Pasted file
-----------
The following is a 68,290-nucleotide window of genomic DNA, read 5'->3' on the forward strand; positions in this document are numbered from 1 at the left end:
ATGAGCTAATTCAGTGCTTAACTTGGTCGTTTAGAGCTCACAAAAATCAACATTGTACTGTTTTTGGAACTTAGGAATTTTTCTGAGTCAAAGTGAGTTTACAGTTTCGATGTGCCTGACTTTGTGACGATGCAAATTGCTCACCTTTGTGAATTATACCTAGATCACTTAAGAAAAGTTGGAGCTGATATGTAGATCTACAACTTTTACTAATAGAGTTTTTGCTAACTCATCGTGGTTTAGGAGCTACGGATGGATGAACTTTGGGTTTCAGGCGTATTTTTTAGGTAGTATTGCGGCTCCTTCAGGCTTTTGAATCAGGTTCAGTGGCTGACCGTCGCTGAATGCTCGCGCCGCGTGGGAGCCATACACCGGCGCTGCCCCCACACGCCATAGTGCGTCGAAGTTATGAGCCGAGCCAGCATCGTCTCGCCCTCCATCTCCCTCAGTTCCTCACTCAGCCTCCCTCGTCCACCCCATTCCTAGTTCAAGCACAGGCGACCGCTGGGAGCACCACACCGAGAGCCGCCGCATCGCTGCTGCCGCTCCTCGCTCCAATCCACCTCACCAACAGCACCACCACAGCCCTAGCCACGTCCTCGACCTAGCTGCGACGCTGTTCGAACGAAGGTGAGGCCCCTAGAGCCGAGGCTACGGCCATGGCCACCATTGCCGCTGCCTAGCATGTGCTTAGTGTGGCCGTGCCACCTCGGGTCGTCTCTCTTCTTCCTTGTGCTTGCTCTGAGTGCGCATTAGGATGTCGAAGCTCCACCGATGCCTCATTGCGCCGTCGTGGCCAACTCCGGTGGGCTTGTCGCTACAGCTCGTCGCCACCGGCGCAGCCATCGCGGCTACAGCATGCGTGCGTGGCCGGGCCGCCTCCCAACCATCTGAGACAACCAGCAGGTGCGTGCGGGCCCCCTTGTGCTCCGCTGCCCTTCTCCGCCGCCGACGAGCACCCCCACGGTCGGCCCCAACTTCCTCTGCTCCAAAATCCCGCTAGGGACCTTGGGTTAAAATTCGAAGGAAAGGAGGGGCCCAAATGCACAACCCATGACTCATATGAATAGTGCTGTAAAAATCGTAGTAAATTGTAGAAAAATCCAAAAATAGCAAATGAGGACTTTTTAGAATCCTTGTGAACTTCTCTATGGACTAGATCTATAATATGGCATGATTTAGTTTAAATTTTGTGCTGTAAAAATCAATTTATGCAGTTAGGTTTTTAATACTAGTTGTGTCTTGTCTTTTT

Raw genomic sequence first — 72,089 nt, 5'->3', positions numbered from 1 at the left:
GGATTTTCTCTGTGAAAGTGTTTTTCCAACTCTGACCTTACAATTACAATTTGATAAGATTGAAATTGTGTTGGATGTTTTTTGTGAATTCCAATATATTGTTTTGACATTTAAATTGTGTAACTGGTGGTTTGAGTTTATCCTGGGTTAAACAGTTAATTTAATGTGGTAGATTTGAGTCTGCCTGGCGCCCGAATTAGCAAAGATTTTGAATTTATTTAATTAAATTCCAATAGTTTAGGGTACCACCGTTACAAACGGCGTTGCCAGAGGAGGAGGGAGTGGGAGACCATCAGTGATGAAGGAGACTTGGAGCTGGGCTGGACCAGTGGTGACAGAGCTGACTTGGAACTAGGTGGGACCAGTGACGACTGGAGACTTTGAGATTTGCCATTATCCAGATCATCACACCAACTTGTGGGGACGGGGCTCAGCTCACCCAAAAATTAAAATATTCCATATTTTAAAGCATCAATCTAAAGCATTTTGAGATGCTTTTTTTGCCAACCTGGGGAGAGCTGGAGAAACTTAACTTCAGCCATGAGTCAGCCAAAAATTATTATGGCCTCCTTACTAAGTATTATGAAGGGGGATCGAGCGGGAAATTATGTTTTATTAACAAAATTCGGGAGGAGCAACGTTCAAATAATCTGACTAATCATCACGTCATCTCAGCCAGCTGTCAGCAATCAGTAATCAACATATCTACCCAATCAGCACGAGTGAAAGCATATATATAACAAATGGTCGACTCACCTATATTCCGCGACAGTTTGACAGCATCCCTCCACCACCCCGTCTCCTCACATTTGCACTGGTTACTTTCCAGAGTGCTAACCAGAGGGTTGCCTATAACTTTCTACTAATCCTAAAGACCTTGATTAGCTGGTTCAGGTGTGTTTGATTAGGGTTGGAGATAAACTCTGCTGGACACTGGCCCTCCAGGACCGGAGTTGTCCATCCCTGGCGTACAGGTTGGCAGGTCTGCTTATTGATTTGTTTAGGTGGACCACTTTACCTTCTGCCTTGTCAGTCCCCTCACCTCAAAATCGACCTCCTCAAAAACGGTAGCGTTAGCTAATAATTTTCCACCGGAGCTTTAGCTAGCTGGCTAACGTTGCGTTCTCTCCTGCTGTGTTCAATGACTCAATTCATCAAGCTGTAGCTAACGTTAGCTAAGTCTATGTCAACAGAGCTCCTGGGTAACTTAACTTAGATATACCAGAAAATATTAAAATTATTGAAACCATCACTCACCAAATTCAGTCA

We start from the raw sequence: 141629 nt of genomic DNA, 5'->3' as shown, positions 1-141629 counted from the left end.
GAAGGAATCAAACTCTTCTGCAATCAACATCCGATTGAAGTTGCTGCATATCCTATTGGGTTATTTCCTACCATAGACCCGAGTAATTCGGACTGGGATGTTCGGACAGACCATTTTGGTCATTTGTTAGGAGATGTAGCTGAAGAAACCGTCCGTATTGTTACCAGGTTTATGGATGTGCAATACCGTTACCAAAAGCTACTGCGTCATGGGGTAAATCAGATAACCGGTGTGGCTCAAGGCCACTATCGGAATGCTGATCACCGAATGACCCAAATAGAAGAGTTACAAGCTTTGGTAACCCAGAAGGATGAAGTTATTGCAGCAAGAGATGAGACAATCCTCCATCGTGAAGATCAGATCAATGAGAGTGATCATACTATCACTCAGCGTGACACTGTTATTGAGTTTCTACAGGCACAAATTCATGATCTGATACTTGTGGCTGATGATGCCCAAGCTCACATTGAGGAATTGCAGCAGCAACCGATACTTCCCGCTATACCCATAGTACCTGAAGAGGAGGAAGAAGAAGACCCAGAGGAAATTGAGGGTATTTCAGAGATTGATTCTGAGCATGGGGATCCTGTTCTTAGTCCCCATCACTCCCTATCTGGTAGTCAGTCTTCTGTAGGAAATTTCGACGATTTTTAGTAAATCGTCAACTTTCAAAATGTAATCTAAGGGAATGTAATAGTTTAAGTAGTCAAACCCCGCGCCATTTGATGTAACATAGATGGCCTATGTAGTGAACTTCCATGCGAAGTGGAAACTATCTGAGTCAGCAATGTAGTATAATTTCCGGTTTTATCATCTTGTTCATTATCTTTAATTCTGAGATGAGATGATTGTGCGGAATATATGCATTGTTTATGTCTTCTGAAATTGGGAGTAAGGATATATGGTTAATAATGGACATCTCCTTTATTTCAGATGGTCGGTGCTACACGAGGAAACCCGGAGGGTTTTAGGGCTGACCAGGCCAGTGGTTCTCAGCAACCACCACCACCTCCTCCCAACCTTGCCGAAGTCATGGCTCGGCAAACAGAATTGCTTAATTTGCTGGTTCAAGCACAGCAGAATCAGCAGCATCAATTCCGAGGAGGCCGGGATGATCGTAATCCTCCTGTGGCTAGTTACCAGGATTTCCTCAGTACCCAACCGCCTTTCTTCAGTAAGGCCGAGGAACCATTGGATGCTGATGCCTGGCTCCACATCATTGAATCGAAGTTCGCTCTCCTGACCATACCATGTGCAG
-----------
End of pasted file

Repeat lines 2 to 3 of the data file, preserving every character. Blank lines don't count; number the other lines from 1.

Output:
ATGAGCTAATTCAGTGCTTAACTTGGTCGTTTAGAGCTCACAAAAATCAACATTGTACTGTTTTTGGAACTTAGGAATTTTTCTGAGTCAAAGTGAGTTTACAGTTTCGATGTGCCTGACTTTGTGACGATGCAAATTGCTCACCTTTGTGAATTATACCTAGATCACTTAAGAAAAGTTGGAGCTGATATGTAGATCTACAACTTTTACTAATAGAGTTTTTGCTAACTCATCGTGGTTTAGGAGCTACGGATGGATGAACTTTGGGTTTCAGGCGTATTTTTTAGGTAGTATTGCGGCTCCTTCAGGCTTTTGAATCAGGTTCAGTGGCTGACCGTCGCTGAATGCTCGCGCCGCGTGGGAGCCATACACCGGCGCTGCCCCCACACGCCATAGTGCGTCGAAGTTATGAGCCGAGCCAGCATCGTCTCGCCCTCCATCTCCCTCAGTTCCTCACTCAGCCTCCCTCGTCCACCCCATTCCTAGTTCAAGCACAGGCGACCGCTGGGAGCACCACACCGAGAGCCGCCGCATCGCTGCTGCCGCTCCTCGCTCCAATCCACCTCACCAACAGCACCACCACAGCCCTAGCCACGTCCTCGACCTAGCTGCGACGCTGTTCGAACGAAGGTGAGGCCCCTAGAGCCGAGGCTACGGCCATGGCCACCATTGCCGCTGCCTAGCATGTGCTTAGTGTGGCCGTGCCACCTCGGGTCGTCTCTCTTCTTCCTTGTGCTTGCTCTGAGTGCGCATTAGGATGTCGAAGCTCCACCGATGCCTCATTGCGCCGTCGTGGCCAACTCCGGTGGGCTTGTCGCTACAGCTCGTCGCCACCGGCGCAGCCATCGCGGCTACAGCATGCGTGCGTGGCCGGGCCGCCTCCCAACCATCTGAGACAACCAGCAGGTGCGTGCGGGCCCCCTTGTGCTCCGCTGCCCTTCTCCGCCGCCGACGAGCACCCCCACGGTCGGCCCCAACTTCCTCTGCTCCAAAATCCCGCTAGGGACCTTGGGTTAAAATTCGAAGGAAAGGAGGGGCCCAAATGCACAACCCATGACTCATATGAATAGTGCTGTAAAAATCGTAGTAAATTGTAGAAAAATCCAAAAATAGCAAATGAGGACTTTTTAGAATCCTTGTGAACTTCTCTATGGACTAGATCTATAATATGGCATGATTTAGTTTAAATTTTGTGCTGTAAAAATCAATTTATGCAGTTAGGTTTTTAATACTAGTTGTGTCTTGTCTTTTT

Raw genomic sequence first — 72,089 nt, 5'->3', positions numbered from 1 at the left: